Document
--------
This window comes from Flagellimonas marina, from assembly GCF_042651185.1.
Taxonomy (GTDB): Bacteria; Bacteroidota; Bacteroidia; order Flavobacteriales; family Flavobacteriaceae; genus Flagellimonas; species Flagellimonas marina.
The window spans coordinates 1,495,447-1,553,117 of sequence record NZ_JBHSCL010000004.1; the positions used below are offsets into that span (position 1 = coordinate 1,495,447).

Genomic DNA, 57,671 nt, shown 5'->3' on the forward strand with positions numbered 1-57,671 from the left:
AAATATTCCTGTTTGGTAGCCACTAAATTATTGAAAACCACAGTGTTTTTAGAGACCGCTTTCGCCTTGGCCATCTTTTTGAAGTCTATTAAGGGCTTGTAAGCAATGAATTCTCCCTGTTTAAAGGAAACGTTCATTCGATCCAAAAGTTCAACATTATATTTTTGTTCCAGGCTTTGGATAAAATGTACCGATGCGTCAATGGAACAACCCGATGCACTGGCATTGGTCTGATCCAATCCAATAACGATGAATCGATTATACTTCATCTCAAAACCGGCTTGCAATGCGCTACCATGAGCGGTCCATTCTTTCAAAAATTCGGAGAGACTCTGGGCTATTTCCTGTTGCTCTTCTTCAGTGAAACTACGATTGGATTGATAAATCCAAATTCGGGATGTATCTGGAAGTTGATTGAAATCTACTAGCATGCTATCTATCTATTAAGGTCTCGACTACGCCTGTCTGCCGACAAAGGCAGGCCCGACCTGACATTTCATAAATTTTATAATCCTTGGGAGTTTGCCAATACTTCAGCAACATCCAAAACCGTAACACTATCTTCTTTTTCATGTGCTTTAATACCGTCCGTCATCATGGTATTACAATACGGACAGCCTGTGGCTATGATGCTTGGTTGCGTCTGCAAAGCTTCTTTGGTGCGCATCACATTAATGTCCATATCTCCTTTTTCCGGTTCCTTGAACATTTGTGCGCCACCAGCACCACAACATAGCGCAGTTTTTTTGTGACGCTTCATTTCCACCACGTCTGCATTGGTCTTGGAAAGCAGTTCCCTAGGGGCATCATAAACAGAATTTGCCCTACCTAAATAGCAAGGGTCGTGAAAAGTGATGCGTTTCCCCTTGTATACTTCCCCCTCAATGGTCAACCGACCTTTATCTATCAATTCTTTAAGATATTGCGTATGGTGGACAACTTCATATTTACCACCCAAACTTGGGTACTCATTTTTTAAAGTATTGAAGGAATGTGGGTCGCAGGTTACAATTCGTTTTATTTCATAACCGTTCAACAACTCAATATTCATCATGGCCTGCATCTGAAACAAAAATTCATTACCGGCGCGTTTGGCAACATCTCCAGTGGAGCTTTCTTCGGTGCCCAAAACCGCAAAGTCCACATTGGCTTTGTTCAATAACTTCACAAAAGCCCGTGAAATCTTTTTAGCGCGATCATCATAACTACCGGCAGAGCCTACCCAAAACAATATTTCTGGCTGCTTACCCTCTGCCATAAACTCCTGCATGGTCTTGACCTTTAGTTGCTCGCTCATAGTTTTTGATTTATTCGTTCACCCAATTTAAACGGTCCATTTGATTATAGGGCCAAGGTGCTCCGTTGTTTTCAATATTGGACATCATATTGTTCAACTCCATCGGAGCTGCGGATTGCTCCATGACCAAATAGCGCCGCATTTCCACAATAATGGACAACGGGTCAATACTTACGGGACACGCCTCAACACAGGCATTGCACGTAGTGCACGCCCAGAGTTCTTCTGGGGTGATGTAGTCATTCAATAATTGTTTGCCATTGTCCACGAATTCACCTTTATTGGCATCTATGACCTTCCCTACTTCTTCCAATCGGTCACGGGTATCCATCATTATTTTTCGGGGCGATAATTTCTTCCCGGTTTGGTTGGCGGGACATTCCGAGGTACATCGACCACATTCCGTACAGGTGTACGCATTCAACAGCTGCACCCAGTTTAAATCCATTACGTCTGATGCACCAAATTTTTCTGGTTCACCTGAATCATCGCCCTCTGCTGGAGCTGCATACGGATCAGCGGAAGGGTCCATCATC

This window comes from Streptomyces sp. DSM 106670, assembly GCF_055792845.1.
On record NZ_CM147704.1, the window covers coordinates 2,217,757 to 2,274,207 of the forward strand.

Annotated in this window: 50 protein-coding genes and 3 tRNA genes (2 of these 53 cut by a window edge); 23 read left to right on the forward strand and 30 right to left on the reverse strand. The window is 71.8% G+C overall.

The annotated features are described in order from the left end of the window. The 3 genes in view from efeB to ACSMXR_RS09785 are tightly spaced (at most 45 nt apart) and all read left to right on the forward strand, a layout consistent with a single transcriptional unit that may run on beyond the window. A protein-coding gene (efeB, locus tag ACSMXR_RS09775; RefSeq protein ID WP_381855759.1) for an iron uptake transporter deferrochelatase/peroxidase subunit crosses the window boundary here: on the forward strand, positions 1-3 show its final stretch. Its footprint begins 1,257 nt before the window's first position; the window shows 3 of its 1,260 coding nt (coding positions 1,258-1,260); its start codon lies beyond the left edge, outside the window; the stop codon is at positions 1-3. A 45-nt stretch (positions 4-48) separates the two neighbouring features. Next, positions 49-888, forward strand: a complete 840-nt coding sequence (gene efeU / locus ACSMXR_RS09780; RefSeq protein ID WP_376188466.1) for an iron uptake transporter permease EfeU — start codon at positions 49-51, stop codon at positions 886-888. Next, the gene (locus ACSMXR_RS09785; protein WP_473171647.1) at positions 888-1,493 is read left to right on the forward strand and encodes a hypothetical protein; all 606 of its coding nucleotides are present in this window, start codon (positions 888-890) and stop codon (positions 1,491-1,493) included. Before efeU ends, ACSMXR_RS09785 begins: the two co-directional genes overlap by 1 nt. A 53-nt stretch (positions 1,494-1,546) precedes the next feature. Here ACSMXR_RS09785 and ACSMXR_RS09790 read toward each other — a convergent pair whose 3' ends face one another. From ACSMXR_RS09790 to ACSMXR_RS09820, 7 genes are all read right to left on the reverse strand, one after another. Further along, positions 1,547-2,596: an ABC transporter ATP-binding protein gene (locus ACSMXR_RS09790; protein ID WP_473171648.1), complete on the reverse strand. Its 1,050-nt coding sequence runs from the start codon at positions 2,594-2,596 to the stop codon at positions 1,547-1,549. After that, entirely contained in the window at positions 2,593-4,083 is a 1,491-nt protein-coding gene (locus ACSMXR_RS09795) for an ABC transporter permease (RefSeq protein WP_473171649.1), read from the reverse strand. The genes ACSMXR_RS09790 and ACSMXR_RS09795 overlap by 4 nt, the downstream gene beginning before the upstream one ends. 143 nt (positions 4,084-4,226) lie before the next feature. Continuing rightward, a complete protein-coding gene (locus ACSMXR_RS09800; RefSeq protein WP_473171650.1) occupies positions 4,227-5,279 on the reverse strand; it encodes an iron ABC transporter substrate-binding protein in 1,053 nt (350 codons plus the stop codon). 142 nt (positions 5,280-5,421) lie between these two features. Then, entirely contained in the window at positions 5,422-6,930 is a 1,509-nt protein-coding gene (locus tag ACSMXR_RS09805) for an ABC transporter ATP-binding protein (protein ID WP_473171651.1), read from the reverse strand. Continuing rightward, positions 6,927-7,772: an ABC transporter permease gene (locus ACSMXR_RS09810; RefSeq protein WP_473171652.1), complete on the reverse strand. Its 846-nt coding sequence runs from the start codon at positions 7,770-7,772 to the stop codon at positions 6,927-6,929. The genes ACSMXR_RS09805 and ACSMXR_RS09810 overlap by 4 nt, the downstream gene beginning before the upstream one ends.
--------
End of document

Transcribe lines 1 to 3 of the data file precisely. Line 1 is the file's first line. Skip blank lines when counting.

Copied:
This window comes from Flagellimonas marina, from assembly GCF_042651185.1.
Taxonomy (GTDB): Bacteria; Bacteroidota; Bacteroidia; order Flavobacteriales; family Flavobacteriaceae; genus Flagellimonas; species Flagellimonas marina.
The window spans coordinates 1,495,447-1,553,117 of sequence record NZ_JBHSCL010000004.1; the positions used below are offsets into that span (position 1 = coordinate 1,495,447).